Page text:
During a conversation I had with a friend of mine about a show I got invited to in the summer, she mentioned ROI and how her goal was to produce the most effective show with the least amount of capital. And while the last 15 years or so have been predicated on me making as much as possible for as little as I could afford, something clicked and it really got me thinking:
ROI or Return on Investment is a term used in business to represent the quality of an investment, meaning how much capital, energy, time or other resources have to be used to produce something or invest into something, compared to how much we will get out of it in the end. The goal is to get as much in return for as little as possible.
It’s kinda like minimalism vs. kitsch art really, as the former was all about using as little formal effort as possible to achieve the most results, whereas the latter is all about going as big and flamboyant as we can. But the question I asked myself was: How much energy and time should I spend on one work?
The process of making art can and should be viewed as an exchange of goods and most importantly its products should be understood in the same way as any app, designer product or tech device made today; all of them serve a certain function and need to bring enough value to their users to be deemed functional and viable to be produced.
It’s a simple equation really; trying to minimise any energy, time and money spending to as low as possible to achieve as much as possible.
But I’m not saying I’ll stop using quality brushes, colours and a good, hefty canvas if I’m going to paint, because the end result will suffer as a consequence. Either the colours will fade (unlikely, but possible), I’ll definitely end up with a canvas full of loose brush hair and mixing cheap colours is a surprisingly horrible experience, if compared to a quality product!
What I mean is to think about how much I have to invest to produce a good or great work of art; material cost, time and effort, composition, the importance of concept vs. execution … all these questions can in the end help me not only to find a good price for my work (as I can calculate all my expenses and asses how much I need to make a living), but more importantly allow me to focus on the aspects that produce the highest returns.
If you’re like me, and produce more than one type of art (I mostly do photo-collage work but a lot of commissions I create are painted — Slovenia is quite old school as far as art consumption is concerned and mostly only paintings and sculptures sell), a good usage scenario would be to figure out which medium gives you the best ROI.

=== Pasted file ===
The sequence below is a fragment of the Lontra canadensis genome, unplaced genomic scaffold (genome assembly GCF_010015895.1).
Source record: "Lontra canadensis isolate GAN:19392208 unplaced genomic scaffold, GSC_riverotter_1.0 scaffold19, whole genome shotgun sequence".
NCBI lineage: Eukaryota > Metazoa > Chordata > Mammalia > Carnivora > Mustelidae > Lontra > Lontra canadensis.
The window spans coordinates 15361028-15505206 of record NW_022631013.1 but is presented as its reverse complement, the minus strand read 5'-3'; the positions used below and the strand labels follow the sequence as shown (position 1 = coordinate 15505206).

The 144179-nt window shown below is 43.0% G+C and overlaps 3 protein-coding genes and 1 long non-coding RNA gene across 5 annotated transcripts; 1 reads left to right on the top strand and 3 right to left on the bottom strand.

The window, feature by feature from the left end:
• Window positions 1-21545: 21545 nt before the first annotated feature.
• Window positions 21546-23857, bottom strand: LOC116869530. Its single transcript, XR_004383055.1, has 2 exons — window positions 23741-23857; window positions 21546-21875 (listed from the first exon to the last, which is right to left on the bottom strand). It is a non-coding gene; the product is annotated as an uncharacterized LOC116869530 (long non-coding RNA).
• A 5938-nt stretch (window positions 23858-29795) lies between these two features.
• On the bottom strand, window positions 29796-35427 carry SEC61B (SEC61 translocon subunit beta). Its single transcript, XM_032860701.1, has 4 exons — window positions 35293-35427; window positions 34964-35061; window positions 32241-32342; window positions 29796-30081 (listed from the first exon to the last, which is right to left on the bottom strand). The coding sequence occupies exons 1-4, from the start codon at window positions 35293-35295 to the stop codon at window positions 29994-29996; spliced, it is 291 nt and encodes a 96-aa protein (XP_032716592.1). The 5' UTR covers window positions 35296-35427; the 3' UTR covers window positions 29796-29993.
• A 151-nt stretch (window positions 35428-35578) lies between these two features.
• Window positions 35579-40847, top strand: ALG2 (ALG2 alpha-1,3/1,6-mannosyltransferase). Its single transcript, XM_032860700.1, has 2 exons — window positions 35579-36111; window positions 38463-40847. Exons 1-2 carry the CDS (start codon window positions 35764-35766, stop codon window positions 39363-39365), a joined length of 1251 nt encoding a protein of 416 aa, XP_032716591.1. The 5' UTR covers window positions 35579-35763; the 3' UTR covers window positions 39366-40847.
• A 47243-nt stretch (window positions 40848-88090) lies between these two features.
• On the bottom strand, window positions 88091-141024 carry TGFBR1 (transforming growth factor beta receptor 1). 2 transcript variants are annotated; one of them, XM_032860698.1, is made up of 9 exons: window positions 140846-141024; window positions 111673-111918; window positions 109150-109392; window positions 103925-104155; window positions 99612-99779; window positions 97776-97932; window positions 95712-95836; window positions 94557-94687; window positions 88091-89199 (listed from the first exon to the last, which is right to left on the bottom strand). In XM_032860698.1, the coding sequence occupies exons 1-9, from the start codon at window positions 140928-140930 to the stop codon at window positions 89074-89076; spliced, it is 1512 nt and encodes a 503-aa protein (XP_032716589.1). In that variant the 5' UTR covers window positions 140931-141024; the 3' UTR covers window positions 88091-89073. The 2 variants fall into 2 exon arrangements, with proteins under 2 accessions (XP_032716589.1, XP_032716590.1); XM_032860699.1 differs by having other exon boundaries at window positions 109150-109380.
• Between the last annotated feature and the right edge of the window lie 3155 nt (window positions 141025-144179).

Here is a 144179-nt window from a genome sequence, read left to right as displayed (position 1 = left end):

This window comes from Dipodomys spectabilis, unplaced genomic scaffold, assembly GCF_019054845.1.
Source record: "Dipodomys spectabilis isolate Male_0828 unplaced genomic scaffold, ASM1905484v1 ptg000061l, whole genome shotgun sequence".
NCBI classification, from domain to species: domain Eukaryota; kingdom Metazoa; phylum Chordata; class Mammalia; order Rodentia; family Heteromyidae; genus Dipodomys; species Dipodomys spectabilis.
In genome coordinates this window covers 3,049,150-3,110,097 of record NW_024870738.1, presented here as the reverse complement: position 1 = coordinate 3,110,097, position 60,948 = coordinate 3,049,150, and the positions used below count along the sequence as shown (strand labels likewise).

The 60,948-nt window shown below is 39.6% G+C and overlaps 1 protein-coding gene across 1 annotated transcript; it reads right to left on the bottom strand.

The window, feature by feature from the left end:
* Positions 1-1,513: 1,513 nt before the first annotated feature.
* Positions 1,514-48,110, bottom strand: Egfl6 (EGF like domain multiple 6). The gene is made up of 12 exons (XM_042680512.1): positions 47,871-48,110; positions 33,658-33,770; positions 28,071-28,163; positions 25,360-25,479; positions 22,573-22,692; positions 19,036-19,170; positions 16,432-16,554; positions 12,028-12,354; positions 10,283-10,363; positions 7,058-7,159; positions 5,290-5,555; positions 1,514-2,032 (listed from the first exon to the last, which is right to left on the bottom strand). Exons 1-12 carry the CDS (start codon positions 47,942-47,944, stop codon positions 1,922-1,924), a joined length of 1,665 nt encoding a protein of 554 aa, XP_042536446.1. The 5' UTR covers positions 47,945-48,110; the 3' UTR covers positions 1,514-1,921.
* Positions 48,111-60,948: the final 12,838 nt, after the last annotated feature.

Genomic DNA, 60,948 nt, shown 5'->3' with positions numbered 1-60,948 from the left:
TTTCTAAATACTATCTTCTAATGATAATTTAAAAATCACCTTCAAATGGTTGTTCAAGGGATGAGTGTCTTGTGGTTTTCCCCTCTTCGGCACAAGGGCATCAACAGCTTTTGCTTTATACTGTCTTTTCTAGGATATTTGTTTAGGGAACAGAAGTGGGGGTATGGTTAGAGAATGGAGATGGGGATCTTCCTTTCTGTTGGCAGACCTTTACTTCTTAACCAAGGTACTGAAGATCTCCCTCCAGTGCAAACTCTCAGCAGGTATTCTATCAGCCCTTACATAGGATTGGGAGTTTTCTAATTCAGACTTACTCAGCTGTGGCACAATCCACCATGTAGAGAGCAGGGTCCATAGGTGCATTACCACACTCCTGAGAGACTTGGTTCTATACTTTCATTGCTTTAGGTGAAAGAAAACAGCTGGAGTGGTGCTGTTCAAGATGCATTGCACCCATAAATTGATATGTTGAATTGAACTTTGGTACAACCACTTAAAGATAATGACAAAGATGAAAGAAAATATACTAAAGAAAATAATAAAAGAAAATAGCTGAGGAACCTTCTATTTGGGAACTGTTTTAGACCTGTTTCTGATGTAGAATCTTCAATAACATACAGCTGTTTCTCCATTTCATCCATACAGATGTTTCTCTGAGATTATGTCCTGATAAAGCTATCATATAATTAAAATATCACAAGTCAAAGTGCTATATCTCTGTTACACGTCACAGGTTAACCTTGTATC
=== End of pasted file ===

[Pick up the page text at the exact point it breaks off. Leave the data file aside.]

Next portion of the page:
But looking at what sells doesn’t have to sway us to change our style or anything else about our art. I only exhibit my collages and only show my collage work in my portfolio, because it’s the kind of art that is best suited for gallery and museum shows (large, glossy and semi-approachable pieces that look best in a white cube environment).
On the other hand they have little chance to be bought by an average collector, because even the fact that to hang them correctly, one would need an apartment with at least 3 if not 4 meter high walls and about 3 meters of said wall space, brings my target audience numbers down considerably and material costs and the fact that I can’t produce that many a year makes the price too high for a lot of people (at least the ones I know).
I base my tactics of what to sell, what to show and where to show it on such factors, but ROI is also an incredible mental tool that can and will help me decide whether or not to continue painting in the future or just focus on my collages (or to stop working on my collages completely).
If it turns out my paintings become more popular and nothing happens in the fine art world for another 5 or 10 years and leaves me and my collage works hanging, the ROI of collages will become more or less 0, while painting will become much more lucrative for me. And as I enjoy making both more or less equally, I might just stop making collages and focus only on my abstractions.
ROI is a wonderful tool that can help us define what works and what doesn’t. It can give us the ability to assess the quality of our strategies and tactics and even help us understand where to double down and what to leave behind. While quite a corporate sounding acronym, I believe it has it’s place in the arts as well — nobody should be wasting their energy and time on something that just doesn’t work, if they could be successful with a different approach that they would equally enjoy but get much more in return.